And then we went to the Smithsonian Institute - 13 buildings which are museums and galleries dedicated to the sciences and arts. I got stuck in the National Air and Space Museum. About six of my childhood dreams came true there. Rod and I went into the backup Skylab orbital station which stood in a gallery amidst an assortment of rockets (including a V-2 and a buzzbomb), and linked Apollo - Soyuz capsules commemorating the American-Russian link-up in space. I touched a Saturn V booster, stood underneath the actual Apollo 11 re-entry capsule, and lingered by a lunar module. They even had the original (now rather worn) model of "Star Trek"'s USS Enterprise. I didn't get through a quarter of that museum. I did see Lindbergh's Spirit of St. Louis, the Wright Bros. first aircraft, and a Gemini space capsule, and various other exhibits in the huge, futuristic building, as well as 2 films on a movie screen 5 storeys high (you actually feel you're flying, believe me), but I didn't get to see a section on WWI aviation, which I did want to see.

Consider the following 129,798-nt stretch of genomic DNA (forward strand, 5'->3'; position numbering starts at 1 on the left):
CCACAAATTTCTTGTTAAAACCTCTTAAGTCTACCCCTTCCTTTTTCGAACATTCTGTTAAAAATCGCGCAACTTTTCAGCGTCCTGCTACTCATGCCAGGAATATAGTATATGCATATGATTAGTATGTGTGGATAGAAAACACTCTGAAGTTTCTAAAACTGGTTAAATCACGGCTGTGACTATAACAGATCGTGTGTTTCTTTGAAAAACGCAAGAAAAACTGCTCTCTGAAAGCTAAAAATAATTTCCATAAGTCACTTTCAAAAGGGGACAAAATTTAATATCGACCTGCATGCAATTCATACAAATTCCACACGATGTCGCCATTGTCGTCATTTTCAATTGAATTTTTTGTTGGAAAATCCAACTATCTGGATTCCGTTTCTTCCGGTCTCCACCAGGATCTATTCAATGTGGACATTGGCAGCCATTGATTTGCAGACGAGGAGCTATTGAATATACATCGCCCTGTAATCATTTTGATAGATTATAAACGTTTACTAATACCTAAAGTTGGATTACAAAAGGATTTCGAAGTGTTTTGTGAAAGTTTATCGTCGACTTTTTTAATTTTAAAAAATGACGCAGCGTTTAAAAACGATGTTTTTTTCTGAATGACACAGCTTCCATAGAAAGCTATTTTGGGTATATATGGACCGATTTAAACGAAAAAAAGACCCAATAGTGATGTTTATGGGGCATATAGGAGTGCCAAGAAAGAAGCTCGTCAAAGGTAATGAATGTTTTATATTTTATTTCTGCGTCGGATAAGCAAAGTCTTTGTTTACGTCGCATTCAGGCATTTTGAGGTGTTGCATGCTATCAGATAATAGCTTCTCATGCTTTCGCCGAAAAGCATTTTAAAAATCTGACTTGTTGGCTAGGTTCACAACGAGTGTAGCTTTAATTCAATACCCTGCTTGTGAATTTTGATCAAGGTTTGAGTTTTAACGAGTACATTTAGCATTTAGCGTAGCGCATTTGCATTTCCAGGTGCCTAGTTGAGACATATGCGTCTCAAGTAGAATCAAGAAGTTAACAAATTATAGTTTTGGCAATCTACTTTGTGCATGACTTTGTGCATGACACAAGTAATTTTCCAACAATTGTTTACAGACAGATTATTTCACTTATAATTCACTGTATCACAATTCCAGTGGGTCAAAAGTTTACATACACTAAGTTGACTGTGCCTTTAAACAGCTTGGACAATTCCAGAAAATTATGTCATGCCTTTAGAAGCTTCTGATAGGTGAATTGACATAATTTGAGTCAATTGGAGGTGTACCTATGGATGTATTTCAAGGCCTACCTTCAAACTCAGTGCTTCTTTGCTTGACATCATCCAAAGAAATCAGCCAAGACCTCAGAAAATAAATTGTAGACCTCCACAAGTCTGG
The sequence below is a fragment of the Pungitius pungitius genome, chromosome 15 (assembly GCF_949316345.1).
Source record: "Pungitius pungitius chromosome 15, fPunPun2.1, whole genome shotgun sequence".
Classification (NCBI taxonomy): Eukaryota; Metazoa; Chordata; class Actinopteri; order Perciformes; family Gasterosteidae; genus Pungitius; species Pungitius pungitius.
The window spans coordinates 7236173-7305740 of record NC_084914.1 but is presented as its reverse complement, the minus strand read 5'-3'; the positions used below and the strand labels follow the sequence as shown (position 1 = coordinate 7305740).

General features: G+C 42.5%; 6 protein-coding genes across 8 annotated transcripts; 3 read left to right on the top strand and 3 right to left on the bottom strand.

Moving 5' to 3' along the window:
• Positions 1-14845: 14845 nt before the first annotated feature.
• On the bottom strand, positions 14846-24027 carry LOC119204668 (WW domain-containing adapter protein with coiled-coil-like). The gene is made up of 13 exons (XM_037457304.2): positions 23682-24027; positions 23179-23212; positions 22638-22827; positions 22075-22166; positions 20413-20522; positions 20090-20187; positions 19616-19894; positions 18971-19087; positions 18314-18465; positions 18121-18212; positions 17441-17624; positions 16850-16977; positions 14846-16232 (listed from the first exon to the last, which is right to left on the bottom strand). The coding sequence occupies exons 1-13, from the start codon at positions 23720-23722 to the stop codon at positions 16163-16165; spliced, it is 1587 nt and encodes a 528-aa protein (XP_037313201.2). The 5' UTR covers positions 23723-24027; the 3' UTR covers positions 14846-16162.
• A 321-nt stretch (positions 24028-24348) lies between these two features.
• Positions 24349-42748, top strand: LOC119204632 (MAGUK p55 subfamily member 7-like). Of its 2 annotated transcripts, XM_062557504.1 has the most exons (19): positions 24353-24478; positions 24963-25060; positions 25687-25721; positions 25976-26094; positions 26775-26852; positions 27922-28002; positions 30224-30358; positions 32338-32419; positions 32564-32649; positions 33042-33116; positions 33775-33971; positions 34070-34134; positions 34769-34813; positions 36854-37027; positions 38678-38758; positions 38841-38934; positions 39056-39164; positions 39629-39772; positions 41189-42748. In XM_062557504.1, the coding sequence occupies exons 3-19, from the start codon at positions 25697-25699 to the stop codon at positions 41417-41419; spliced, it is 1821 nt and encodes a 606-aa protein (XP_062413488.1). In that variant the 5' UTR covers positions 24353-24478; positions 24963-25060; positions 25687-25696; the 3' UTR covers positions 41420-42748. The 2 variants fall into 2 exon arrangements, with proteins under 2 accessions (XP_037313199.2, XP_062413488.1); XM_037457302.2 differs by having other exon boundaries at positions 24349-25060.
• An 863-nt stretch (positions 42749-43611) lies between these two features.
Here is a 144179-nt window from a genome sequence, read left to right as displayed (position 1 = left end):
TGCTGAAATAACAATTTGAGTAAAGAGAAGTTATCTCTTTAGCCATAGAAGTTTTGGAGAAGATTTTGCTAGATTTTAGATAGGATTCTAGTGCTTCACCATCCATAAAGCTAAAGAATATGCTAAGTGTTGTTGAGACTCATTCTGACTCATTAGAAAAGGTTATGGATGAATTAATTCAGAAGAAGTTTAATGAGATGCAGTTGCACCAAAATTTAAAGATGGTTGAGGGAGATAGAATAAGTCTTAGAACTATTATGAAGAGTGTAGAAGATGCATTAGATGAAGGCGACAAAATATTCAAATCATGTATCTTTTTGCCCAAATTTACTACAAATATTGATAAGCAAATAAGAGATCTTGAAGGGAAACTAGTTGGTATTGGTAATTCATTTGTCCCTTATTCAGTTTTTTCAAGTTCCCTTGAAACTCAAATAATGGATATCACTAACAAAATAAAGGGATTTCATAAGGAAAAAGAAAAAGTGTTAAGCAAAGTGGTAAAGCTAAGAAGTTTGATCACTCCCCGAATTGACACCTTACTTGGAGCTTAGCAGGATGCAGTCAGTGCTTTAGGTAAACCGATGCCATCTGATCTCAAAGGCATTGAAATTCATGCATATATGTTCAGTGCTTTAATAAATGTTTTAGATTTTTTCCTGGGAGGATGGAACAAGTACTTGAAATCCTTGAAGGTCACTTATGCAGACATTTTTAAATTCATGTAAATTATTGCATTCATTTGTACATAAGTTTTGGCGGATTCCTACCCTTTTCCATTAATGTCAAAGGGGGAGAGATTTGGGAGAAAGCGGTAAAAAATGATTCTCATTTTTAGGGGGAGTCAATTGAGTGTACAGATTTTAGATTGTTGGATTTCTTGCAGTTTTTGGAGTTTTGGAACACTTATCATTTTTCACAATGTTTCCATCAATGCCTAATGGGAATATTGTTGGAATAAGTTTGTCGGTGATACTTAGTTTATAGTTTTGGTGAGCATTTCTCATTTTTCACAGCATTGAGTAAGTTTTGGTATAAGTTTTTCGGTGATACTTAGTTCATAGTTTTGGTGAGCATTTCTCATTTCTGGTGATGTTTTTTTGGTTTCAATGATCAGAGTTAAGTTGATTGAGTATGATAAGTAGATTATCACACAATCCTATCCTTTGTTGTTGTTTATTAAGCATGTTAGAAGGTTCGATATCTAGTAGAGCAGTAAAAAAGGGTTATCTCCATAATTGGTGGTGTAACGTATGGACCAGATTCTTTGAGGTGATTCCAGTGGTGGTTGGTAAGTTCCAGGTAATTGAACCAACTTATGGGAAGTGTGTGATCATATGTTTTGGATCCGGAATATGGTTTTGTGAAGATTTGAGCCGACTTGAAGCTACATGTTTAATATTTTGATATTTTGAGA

That took up most of the rest of my day. Mrs. [CENSORED: surname] & I dashed to the Folger Shakespeare library and were just in time to see a display of Renaissance books, and a life-size model of Shakespeare's own Globe Theatre, where plays are actually performed. But that was about it. It was a long but fascinating day.
That night Michael & Marilyn, Mr & Mrs. [CENSORED: surname]'s niece & her husband arrived to spend a few days with us. On Hogmany - yes - we went ice-skating on a nearby frozen pond. I've a bruise on my hip and several aching areas to prove it! I actually didn't fall for about 15 minutes, then I made my fatal mistake - I tried to move...